To get around the Supreme Court’s declaration that medical negligence is a common-law cause of action, the bill seeks to replace the common-law right to sue over health care services with a statutory right.

The Supreme Court has separately ruled that lawmakers are free to limit causes of action they create by statute, a distinction not only critical to this year’s bill but also key to the pending constitutional challenge.

Just a few months prior to the Watts ruling, the court had explicitly upheld the noneconomic damage cap as applied to wrongful death cases. In Sanders v. Ahmed, the court held that the wrongful death cause of action wasn’t part of the common law but was created by statute in 1855.

The Eastern District on Tuesday rejected arguments that the 2012 Watts ruling had implicitly overruled the slightly earlier Sanders decision. The Supreme Court, of course, could reach a different conclusion, though it seems unlikely to do so. Last year, the court extended Watts’ logic to other areas of the law, ruling that a cap on punitive damages was unconstitutional when applied to common law fraud but enforceable when applied to consumer protection laws.

Uncertain effect

It’s a little early to say how a case that hasn’t been argued might affect a law that hasn’t yet gone into effect, if at all. A ruling in the plaintiffs’ favor likely would directly affect only cases filed before the law changes Aug. 28. But a ruling in the plaintiffs’ favor — particularly one that struck down the wrongful death cap as unconstitutional — might cast doubt on the viability of the new cap. Though the new caps are higher, they still impose damage limits, which the court has indicated are unconstitutional in any amount.

“I don’t take for granted that the law passed this year will withstand judicial scrutiny,” said Sen. Scott Sifton, D-Affton, an attorney at Husch Blackwell who voted in favor of the bill. Sifton said the timing of the new law and the court case could be interesting, but he expected the new law to face its own challenge someday.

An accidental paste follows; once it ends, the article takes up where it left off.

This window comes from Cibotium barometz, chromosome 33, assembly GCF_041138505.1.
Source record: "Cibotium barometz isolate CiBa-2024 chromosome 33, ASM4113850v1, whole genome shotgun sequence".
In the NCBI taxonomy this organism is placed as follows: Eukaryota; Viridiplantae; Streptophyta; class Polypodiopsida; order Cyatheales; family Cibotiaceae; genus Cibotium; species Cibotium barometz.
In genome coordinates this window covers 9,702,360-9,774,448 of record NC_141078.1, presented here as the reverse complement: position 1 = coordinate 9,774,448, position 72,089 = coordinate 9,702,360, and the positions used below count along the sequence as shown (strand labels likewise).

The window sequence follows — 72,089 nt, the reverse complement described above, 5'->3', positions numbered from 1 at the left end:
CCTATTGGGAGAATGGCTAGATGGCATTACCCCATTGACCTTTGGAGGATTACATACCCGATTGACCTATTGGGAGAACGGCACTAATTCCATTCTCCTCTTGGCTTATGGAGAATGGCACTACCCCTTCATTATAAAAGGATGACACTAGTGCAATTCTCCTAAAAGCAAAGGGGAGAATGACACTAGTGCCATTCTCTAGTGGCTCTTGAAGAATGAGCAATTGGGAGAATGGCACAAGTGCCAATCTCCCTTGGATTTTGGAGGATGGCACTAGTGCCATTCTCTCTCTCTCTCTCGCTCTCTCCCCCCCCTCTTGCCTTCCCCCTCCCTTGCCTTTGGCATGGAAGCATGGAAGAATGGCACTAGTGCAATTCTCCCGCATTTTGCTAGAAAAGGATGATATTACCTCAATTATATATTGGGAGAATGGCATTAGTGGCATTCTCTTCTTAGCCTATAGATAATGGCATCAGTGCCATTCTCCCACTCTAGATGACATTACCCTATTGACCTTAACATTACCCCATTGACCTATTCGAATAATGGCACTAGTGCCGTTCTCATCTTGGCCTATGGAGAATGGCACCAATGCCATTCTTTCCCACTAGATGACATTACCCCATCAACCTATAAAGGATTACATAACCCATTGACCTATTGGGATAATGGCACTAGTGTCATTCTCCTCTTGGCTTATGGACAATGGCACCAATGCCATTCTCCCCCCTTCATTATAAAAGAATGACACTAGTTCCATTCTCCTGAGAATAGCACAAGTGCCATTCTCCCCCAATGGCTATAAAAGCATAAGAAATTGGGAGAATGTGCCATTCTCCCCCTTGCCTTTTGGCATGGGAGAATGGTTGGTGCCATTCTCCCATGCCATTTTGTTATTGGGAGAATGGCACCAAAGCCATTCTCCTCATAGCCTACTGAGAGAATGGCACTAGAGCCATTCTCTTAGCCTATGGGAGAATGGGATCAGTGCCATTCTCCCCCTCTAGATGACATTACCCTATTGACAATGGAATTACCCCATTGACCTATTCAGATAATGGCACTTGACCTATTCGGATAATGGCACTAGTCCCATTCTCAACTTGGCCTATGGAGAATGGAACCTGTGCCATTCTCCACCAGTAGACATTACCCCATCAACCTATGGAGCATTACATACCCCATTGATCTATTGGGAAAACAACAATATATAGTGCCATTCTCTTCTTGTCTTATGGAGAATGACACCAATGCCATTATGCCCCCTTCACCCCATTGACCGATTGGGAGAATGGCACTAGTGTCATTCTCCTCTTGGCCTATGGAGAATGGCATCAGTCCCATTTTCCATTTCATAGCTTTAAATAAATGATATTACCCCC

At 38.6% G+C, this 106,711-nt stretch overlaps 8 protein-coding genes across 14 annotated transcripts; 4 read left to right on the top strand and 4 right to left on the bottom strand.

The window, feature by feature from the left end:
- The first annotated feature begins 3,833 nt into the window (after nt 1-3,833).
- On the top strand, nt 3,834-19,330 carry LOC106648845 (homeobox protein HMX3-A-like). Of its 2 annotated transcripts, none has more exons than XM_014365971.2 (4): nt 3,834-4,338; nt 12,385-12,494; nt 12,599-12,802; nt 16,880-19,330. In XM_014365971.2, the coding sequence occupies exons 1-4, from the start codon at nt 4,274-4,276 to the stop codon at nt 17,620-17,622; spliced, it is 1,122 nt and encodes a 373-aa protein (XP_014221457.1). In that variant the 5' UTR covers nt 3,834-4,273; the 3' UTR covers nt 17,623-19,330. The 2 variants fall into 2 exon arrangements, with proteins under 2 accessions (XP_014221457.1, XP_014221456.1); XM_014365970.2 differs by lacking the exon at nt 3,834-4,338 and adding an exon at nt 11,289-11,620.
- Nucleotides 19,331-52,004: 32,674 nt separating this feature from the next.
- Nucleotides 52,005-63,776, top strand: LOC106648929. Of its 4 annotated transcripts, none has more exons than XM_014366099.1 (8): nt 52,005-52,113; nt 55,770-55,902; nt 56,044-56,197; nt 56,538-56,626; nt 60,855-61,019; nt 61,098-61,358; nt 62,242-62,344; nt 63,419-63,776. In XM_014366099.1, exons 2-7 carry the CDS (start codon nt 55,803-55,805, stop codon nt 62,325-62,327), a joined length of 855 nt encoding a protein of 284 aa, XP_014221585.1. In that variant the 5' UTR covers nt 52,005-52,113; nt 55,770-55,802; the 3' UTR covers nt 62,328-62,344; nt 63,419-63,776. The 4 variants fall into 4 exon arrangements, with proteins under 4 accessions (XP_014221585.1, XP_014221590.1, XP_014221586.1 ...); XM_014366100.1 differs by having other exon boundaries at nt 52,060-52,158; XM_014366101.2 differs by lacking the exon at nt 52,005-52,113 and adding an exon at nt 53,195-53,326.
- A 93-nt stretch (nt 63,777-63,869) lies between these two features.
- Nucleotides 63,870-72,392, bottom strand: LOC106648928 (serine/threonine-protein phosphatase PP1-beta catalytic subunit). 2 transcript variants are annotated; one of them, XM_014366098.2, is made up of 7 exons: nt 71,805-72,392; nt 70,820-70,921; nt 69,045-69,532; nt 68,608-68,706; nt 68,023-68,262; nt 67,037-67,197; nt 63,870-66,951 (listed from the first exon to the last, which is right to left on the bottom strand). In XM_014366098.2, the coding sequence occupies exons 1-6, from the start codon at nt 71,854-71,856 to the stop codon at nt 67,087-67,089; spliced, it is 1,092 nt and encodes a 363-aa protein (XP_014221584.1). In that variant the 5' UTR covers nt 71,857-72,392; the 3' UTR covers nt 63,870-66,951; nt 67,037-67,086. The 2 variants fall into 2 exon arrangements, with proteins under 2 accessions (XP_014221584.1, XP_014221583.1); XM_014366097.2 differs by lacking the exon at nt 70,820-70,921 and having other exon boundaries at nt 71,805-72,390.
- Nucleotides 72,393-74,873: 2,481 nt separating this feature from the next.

Patrick Hagerty of Gray, Ritter & Graham, an attorney for the family, declined to comment on the potential interplay between the revised law and the lawsuit.

“We certainly look forward to having the case in the Supreme Court and to resolving the issue,” he said. Paul Venker of Williams Venker & Sanders, an attorney for the defendants, didn’t return a call seeking comment.

Dodson’s family filed suit in the wake of her death in February 2011 in the emergency room at Mercy Hospital, where she had gone complaining of shortness of breath and was diagnosed with bronchitis. Doctors eventually ordered a heart catheterization, during which she suffered a left main coronary artery dissection. Emergency surgery was unable to save her.

Shannon Dodson was a volunteer for Legal Services of Eastern Missouri; her husband, Jason Dodson, is a managing attorney at LSEM’s family law unit. The verdict in the case was the 15th highest plaintiffs’ win of 2013, as tracked by Missouri Lawyers Weekly.

The case is Dodson et al. v. Mercy Hospitals East Community et al., ED100952.